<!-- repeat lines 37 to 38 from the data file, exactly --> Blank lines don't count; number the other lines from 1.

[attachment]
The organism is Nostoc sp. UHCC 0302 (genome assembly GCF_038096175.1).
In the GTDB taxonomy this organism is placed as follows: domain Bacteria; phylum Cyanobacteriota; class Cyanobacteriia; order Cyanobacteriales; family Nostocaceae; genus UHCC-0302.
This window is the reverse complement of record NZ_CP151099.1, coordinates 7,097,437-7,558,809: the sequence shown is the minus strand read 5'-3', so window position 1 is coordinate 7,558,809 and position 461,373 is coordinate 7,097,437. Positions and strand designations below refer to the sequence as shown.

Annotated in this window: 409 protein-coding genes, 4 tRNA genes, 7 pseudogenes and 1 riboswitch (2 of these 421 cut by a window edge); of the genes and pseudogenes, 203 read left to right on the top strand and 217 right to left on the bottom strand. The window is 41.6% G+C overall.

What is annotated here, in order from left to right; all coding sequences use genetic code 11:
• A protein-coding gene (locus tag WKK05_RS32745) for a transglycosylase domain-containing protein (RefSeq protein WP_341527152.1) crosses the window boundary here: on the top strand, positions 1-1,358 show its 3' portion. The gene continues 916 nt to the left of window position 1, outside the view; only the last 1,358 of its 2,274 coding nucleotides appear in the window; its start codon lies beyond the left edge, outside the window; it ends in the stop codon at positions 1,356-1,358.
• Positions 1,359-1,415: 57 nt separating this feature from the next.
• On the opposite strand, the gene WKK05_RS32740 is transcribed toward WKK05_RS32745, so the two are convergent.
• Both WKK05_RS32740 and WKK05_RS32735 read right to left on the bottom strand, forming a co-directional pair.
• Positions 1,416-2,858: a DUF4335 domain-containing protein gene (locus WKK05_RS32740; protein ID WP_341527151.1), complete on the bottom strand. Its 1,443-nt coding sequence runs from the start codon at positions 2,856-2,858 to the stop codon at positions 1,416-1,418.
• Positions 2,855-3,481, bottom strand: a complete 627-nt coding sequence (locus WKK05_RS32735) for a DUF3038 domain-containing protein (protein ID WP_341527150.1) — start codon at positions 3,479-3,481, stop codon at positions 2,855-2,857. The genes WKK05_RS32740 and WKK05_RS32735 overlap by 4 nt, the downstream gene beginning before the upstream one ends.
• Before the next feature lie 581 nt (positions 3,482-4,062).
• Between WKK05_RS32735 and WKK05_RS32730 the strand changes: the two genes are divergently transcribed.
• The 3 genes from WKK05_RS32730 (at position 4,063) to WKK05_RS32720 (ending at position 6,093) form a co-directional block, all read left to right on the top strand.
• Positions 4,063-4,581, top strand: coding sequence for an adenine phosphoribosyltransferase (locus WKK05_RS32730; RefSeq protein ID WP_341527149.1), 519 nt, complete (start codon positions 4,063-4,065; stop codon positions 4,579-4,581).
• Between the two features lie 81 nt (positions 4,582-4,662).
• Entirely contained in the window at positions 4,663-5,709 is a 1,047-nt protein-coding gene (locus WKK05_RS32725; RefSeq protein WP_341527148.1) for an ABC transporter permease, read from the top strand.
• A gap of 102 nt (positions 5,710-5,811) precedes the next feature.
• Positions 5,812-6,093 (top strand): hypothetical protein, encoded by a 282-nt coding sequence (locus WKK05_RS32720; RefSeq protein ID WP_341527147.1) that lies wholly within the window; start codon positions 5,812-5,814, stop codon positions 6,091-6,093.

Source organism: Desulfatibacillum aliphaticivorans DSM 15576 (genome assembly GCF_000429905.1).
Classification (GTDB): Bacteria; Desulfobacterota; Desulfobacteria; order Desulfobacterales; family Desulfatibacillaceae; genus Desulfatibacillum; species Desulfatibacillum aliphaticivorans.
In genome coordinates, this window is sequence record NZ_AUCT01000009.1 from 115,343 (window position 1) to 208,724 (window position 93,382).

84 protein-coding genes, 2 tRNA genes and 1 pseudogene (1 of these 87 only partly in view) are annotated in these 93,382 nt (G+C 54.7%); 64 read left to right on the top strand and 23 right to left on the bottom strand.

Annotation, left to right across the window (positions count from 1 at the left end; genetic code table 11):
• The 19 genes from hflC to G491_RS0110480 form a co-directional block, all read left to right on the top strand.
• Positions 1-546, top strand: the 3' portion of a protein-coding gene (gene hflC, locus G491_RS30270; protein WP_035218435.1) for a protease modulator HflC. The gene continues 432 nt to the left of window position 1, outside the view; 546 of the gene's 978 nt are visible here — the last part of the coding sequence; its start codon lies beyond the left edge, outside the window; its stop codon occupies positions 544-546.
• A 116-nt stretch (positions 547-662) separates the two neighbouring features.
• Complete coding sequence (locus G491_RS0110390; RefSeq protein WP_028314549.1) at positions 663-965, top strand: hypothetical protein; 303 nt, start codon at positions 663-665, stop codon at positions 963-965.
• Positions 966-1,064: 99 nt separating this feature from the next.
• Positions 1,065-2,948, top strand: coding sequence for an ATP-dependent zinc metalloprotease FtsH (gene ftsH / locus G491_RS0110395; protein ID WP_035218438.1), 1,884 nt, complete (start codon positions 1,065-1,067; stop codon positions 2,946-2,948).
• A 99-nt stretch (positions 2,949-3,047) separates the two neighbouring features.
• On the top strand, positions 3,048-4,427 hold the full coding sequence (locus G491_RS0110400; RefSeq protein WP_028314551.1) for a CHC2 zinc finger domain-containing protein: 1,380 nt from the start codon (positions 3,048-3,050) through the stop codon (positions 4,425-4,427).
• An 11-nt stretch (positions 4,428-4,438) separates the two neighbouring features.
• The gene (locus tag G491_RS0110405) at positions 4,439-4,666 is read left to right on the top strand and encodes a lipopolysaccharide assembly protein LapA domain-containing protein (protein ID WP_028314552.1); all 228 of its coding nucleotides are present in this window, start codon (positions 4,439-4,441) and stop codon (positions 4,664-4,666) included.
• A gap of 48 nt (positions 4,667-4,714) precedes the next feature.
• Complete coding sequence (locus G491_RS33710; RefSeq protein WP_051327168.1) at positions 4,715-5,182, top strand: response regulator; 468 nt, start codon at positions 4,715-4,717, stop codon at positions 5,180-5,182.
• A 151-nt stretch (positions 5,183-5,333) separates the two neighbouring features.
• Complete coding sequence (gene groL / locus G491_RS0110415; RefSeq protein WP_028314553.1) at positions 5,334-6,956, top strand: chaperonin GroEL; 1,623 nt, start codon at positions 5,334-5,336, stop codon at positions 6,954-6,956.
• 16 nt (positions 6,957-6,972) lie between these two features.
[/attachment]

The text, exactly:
• A 151-nt stretch (positions 5,183-5,333) separates the two neighbouring features.
• Complete coding sequence (gene groL / locus G491_RS0110415; RefSeq protein WP_028314553.1) at positions 5,334-6,956, top strand: chaperonin GroEL; 1,623 nt, start codon at positions 5,334-5,336, stop codon at positions 6,954-6,956.